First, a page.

Keywords: Gene therapy; Gene delivery; Cationic liposome; Cyclen; Imidazolium salt; Calcium ion


Novel cationic lipids possessing protonated cyclen and imidazolium salt for gene delivery by Qing-Dong Huang; Wen-Jing Ou; Hong Chen; Zhi-Hua Feng; Jing-Yi Wang; Ji Zhang; Wen Zhu; Xiao-Qi Yu (pp. 326-335).
Two novel protonated cyclen and imidazolium salt-containing cationic lipids have been designed and synthesized for gene delivery.In this study, two novel protonated cyclen and imidazolium salt-containing cationic lipids differing only in their hydrophobic region (cholesterol or diosgenin) have been designed and synthesized for gene delivery. Cationic liposomes were easily prepared from each of these lipids individually or from the mixtures of each cationic lipid and dioleoylphosphatidyl ethanolamine (DOPE). Several studies including DLS, gel retardation assay, ethidium bromide intercalation assay, and TEM demonstrated that these amphiphilic molecules are able to bind and compact DNA into nanometer particles that could be used as non-viral gene delivery agents. Our results from in vitro transfection showed that in association with DOPE, two cationic lipids can induce effective gene transfection in HEK293 cells. Furthermore, the gene transfection efficiencies of two cationic lipids were dramatically increased in the presence of calcium ion (Ca2+). It is notable that the gene transfection abilities of two cationic lipids were maintained in the presence of 10% serum. Besides, different cytotoxicity was found for two lipoplexes. This study demonstrates that the title cationic lipids have large potential to be efficient non-viral gene vector.

Keywords: Gene therapy; Gene delivery; Cationic liposome; Cyclen; Imidazolium salt; Calcium ion


Layer-by-layer assembly of poly(l-glutamic acid)/chitosan microcapsules for high loading and sustained release of 5-fluorouracil by Shifeng Yan; Jie Zhu; Zhichun Wang; Jingbo Yin; Yanzhen Zheng; Xuesi Chen (pp. 336-345).
The poly(l-glutamic acid)/chitosan (PLGA/CS) microcapsules prepared by layer-by-layer assembly technique show high loading capacity of hydrophilic anticancer drug 5-fluorouracil (5-FU) by simply soaking in 5-FU solution. Also prolonged 5-FU release is achieved from PLGA/CS microcapsules, in contrast to burst release of bare 5-FU.Hollow polyelectrolyte microcapsules based on poly(l-glutamic acid) (PLGA) and chitosan (CS) with opposite charges were fabricated by layer-by-layer (LbL) assembly technique using melamine formaldehyde (MF) microparticles as sacrificial templates. The LbL assembly of polyelectrolytes and the resultant PLGA/CS microcapsules were characterized. A hydrophilic anticancer drug, 5-fluorouracil (5-FU), was chosen to investigate the loading and release properties of the microcapsules. The PLGA/CS microcapsules show high loading capacity of 5-FU under conditions of high drug concentration and salt adding. The high loading can be ascribed to spontaneous deposition of 5-FU induced by hydrogen bonding between 5-FU and PLGA/CS microcapsules. The PLGA/CS microcapsules show sustained release behavior. The release rate of 5-FU drastically slows down after loading in PLGA/CS microcapsules. The 5-FU release from PLGA/CS microcapsules can be best described using Ritger–Peppas or Baker–Londale models, indicating the diffusion mechanism of 5-FU release from the PLGA/CS microcapsules. In vitro cytotoxicity evaluation by the MTT assay shows good cell viability over the entire concentration range of PLGA/CS microcapsules. Therefore, the novel PLGA/CS microcapsules are expected to find application in drug delivery systems because of the properties of biodegradability, high loading, sustained release and cell compatibility.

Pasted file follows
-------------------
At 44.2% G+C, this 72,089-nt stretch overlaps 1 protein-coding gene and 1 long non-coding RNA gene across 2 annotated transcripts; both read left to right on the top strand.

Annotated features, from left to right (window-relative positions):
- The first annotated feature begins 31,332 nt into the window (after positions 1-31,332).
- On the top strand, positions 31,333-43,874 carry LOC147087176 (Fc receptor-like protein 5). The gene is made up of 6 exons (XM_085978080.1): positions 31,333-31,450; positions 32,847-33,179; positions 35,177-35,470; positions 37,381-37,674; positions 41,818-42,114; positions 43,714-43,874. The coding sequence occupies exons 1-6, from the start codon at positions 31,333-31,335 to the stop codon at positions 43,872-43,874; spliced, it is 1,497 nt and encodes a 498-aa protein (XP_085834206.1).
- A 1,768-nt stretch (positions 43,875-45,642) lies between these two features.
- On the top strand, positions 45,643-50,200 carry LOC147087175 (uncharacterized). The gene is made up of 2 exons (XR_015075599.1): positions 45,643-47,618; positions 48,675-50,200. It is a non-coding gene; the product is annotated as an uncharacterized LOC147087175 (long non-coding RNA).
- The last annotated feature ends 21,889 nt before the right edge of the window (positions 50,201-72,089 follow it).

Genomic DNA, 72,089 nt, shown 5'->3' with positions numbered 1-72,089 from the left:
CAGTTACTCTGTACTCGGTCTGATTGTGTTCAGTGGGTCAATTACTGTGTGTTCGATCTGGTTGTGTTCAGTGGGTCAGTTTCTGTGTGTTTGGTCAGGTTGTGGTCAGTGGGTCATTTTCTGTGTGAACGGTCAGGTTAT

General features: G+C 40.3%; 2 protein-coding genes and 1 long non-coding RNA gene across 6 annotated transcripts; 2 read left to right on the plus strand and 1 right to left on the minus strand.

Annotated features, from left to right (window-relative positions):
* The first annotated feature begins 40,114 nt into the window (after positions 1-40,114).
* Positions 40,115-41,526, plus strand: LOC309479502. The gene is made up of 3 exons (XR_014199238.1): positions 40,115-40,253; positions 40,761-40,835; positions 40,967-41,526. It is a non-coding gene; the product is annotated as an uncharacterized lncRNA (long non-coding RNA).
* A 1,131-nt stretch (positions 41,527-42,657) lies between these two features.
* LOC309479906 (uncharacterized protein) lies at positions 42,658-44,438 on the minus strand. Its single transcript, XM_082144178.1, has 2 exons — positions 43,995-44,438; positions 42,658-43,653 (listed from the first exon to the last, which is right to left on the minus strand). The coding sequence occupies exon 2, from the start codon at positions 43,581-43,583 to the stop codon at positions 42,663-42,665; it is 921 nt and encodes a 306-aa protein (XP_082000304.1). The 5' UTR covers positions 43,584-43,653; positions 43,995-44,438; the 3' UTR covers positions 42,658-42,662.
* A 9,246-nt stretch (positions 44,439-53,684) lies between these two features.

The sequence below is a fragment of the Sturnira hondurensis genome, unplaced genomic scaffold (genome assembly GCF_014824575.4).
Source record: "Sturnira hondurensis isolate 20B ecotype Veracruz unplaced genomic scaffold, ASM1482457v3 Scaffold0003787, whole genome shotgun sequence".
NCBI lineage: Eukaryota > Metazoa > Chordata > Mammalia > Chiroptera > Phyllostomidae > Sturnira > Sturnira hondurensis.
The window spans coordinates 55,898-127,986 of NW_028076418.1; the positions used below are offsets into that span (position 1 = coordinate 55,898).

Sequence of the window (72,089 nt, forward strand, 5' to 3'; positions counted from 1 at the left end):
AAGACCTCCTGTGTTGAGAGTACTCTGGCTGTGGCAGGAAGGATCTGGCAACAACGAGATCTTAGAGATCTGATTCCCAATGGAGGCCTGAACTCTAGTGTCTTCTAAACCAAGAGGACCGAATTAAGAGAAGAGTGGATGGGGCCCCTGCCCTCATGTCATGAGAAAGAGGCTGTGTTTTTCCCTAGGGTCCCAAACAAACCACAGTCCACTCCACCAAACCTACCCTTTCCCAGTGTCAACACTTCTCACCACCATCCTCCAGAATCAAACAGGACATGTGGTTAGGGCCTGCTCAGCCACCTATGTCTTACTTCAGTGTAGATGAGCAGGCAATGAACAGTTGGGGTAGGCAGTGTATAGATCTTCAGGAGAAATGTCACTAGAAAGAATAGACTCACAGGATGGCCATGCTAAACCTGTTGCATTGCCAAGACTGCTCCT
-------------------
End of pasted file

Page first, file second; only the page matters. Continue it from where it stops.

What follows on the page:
Keywords: Layer-by-layer self-assembly; Poly(; l; -glutamic acid); Chitosan; 5-Fluorouracil; Drug delivery systems


Layer-by-layer assembly of poly(l-glutamic acid)/chitosan microcapsules for high loading and sustained release of 5-fluorouracil by Shifeng Yan; Jie Zhu; Zhichun Wang; Jingbo Yin; Yanzhen Zheng; Xuesi Chen (pp. 336-345).
The poly(l-glutamic acid)/chitosan (PLGA/CS) microcapsules prepared by layer-by-layer assembly technique show high loading capacity of hydrophilic anticancer drug 5-fluorouracil (5-FU) by simply soaking in 5-FU solution. Also prolonged 5-FU release is achieved from PLGA/CS microcapsules, in contrast to burst release of bare 5-FU.Hollow polyelectrolyte microcapsules based on poly(l-glutamic acid) (PLGA) and chitosan (CS) with opposite charges were fabricated by layer-by-layer (LbL) assembly technique using melamine formaldehyde (MF) microparticles as sacrificial templates. The LbL assembly of polyelectrolytes and the resultant PLGA/CS microcapsules were characterized. A hydrophilic anticancer drug, 5-fluorouracil (5-FU), was chosen to investigate the loading and release properties of the microcapsules. The PLGA/CS microcapsules show high loading capacity of 5-FU under conditions of high drug concentration and salt adding. The high loading can be ascribed to spontaneous deposition of 5-FU induced by hydrogen bonding between 5-FU and PLGA/CS microcapsules. The PLGA/CS microcapsules show sustained release behavior. The release rate of 5-FU drastically slows down after loading in PLGA/CS microcapsules. The 5-FU release from PLGA/CS microcapsules can be best described using Ritger–Peppas or Baker–Londale models, indicating the diffusion mechanism of 5-FU release from the PLGA/CS microcapsules. In vitro cytotoxicity evaluation by the MTT assay shows good cell viability over the entire concentration range of PLGA/CS microcapsules. Therefore, the novel PLGA/CS microcapsules are expected to find application in drug delivery systems because of the properties of biodegradability, high loading, sustained release and cell compatibility.